Common Law protects three property rights that are essential to our individual liberty and prosperity:

  • Our right to use property

  • Our right to transfer or sell our property

  • Our right to exclude other people from our property and be free from search or attack in our own homes.

The Common Law is not dictated downward by some remote authority. It rises up out of the real lives of people and their individual cases, and is based on precedents of justice as described in Magna Carta, the Declaration of Right, and the whole body of Common Law. The courts are guided by statutes that declare a principle, and by the traditions of freedom. The courts base their decisions on analogies with earlier cases – "Standing by things decided" (stare decisis). They do not make up laws, but interpret the law in a coherent and principled way. They try to be fair.

"Perfect injustice is a reality" in the world, while perfect justice can only be a matter of degree. Nevertheless, independent judges and juries who decide cases according to the rules of just law and in the spirit of fairness will come close to achieving satisfying, if not perfect, results.

Knight with lance on charger

“No sooner did some new area of conflict arise than the Common Law would rush into the midst of it, engaged like a knight errant on its ancient task of rescuing the individual from the wrongful use of power.” (Roger Scruton, ENGLAND: AN ELEGY)

Photo: gynane@istockphoto.com

What remains almost invisible is the way law and freedom become part of a country's institutions. Tendencies toward democracy and the rule of law may be natural, even universal, but creating the essential institutions that embody them and protect them are far more rare. To create this kind of organisation requires a passionate sense of fairness, imagination, a stubborn determination to grapple with the powers that be, ethics, and an eternal source of truth.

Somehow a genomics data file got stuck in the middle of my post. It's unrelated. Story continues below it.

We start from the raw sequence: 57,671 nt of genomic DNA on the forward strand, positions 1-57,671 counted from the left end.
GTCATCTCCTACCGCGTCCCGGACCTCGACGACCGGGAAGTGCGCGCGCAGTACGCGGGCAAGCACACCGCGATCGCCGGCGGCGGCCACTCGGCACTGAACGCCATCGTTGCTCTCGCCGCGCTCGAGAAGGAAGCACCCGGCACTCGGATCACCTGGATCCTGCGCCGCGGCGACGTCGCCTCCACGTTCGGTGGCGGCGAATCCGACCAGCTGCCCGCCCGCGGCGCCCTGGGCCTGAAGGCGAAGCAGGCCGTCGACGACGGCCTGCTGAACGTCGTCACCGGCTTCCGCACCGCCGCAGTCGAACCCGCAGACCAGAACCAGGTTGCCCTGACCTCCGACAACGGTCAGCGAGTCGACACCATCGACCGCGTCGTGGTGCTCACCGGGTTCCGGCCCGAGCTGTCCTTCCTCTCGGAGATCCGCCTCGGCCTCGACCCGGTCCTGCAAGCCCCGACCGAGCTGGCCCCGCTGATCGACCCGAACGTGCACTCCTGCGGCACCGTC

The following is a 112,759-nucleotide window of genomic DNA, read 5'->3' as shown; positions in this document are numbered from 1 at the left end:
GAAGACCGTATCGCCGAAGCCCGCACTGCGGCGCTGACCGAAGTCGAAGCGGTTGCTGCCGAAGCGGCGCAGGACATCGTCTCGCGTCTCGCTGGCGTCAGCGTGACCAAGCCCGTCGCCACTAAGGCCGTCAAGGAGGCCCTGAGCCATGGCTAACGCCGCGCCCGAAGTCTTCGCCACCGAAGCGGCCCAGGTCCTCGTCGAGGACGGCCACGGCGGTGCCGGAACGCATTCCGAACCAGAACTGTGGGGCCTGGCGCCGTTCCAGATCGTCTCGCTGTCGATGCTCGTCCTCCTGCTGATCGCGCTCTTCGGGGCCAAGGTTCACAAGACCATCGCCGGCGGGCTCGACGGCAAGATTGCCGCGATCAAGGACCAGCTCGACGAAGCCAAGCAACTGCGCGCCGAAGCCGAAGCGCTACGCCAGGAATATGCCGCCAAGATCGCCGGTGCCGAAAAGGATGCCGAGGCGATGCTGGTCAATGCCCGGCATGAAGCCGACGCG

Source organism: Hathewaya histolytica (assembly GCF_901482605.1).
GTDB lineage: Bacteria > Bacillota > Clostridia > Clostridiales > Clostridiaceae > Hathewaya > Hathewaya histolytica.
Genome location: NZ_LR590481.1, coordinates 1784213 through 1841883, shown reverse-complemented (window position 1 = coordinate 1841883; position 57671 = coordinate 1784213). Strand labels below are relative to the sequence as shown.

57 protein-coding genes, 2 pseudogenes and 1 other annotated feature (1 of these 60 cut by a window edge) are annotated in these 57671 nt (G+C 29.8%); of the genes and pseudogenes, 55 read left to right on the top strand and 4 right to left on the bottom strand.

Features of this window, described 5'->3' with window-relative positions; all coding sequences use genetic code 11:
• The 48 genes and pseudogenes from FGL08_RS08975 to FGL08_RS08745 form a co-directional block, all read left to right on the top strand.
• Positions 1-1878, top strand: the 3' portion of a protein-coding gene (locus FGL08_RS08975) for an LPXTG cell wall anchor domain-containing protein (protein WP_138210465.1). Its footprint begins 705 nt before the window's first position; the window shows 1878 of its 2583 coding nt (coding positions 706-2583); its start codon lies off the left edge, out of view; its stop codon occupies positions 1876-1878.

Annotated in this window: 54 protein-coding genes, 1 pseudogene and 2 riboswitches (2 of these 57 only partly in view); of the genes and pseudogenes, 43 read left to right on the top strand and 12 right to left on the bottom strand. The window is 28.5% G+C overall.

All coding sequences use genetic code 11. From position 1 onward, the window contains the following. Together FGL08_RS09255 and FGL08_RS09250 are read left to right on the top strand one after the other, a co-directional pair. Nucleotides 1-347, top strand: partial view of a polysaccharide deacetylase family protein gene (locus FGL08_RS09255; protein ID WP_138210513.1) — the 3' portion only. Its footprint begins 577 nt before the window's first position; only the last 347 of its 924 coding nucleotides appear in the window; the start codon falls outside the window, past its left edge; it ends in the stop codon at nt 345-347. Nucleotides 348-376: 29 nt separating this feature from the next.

The right of Brits to be tried by their peers had made its first written appearance in Magna Carta. Gradually the grand jury becomes the method of hearing evidence and deciding whether a person should be tried before a jury for criminal charges, while trial by jury determines innocence or guilt. The jury presumes the innocence of the person being tried because this is fair. All the power of the state and prosecution are arrayed against the solitary defendant who is only shielded by the presumption of innocence. The presumption of innocence means that the burden of proof is on the prosecution, which has to convince the court that the accused is guilty beyond a reasonable doubt.

We think Brits had several reasons for their fierce commitment to the presumption of innocence. To presume innocence is to be fair, to do to others what you would like done to you. Brits also knew that Jesus Christ had been presumed guilty, though Nicodemus had protested, saying, "Our Law does not judge a man unless it first hears from him and knows what he is doing, does it?" (JOHN 7:50-51) Both the Old and New Testaments support the presumption of innocence.

This and many other details of a jury trial are gradually worked out. By the reign of Edward III (1312-1377) the 12 men of the Grand Jury have become 24, and a brilliant innovation has replaced trial by ordeal: A jury of 12 men reviews the evidence at a trial, listens to witnesses, and delivers a verdict of innocent or guilty in crimes punishable by death.

This means that if a Brit is charged with a capital crime, he or she has the right to present his case not to one (possibly corrupt or idiotic) judge but to 12 local people who are sworn to deliver an honest judgment according to the law. They are bound by oath to go entirely by the facts and the evidence without fear or favour.

Modern jury looking at video of crime scene

Every citizen’s right to a jury trial can prevent an oppressive government from jailing or abusing innocent people. Juries also have a supreme but little-known responsibility -
if a jury believes that a defendant has been charged with an unjust law, it can and must hold that law invalid by returning a finding of ‘not guilty’.

Photo: www.trial.com/Blogger/Training


King John's disheveled reign had included a desperate effort to gain the Pope's support in his quarrel with his people by promising feudal tribute. This tribute had remained unpaid.

In menacing tones, Pope Urban V demands it be paid. Parliament responds by affirming a constitutional principle that should be quoted today. It declares that neither John nor any other king had the right to subject England to any foreign power. Should the pope attempt to enforce his claim by arms, he would be met with united resistance.


The Good Parliament faces the corruption of the King’s court by insisting on close scrutiny of the royal accounts. They impeach the King's minister, the cruel and avaricious 4th Baron Latimer, on the grounds he has stolen from the treasury. It is the first time a criminal proceeding has been launched against a public official by Parliament.